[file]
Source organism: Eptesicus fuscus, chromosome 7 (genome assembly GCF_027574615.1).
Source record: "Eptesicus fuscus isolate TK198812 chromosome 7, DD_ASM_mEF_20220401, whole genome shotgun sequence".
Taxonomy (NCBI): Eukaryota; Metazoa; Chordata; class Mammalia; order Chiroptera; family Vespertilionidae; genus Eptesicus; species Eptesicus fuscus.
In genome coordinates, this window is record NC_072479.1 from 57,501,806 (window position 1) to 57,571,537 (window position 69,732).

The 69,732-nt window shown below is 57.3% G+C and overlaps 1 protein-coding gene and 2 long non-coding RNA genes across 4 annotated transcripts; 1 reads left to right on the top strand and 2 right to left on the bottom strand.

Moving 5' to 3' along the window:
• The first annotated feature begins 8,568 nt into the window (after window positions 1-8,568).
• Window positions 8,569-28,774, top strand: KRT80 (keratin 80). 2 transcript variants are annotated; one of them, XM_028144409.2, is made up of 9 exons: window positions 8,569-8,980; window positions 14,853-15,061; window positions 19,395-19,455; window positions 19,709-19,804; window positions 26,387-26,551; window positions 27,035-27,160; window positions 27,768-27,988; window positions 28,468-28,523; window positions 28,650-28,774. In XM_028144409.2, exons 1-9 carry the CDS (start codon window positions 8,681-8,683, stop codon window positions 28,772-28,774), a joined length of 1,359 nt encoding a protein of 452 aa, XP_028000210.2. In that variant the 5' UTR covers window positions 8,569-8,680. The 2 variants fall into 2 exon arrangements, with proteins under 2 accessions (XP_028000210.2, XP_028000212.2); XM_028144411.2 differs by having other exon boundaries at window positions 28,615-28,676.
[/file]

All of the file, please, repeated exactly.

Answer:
Source organism: Eptesicus fuscus, chromosome 7 (genome assembly GCF_027574615.1).
Source record: "Eptesicus fuscus isolate TK198812 chromosome 7, DD_ASM_mEF_20220401, whole genome shotgun sequence".
Taxonomy (NCBI): Eukaryota; Metazoa; Chordata; class Mammalia; order Chiroptera; family Vespertilionidae; genus Eptesicus; species Eptesicus fuscus.
In genome coordinates, this window is record NC_072479.1 from 57,501,806 (window position 1) to 57,571,537 (window position 69,732).

The 69,732-nt window shown below is 57.3% G+C and overlaps 1 protein-coding gene and 2 long non-coding RNA genes across 4 annotated transcripts; 1 reads left to right on the top strand and 2 right to left on the bottom strand.

Moving 5' to 3' along the window:
• The first annotated feature begins 8,568 nt into the window (after window positions 1-8,568).
• Window positions 8,569-28,774, top strand: KRT80 (keratin 80). 2 transcript variants are annotated; one of them, XM_028144409.2, is made up of 9 exons: window positions 8,569-8,980; window positions 14,853-15,061; window positions 19,395-19,455; window positions 19,709-19,804; window positions 26,387-26,551; window positions 27,035-27,160; window positions 27,768-27,988; window positions 28,468-28,523; window positions 28,650-28,774. In XM_028144409.2, exons 1-9 carry the CDS (start codon window positions 8,681-8,683, stop codon window positions 28,772-28,774), a joined length of 1,359 nt encoding a protein of 452 aa, XP_028000210.2. In that variant the 5' UTR covers window positions 8,569-8,680. The 2 variants fall into 2 exon arrangements, with proteins under 2 accessions (XP_028000210.2, XP_028000212.2); XM_028144411.2 differs by having other exon boundaries at window positions 28,615-28,676.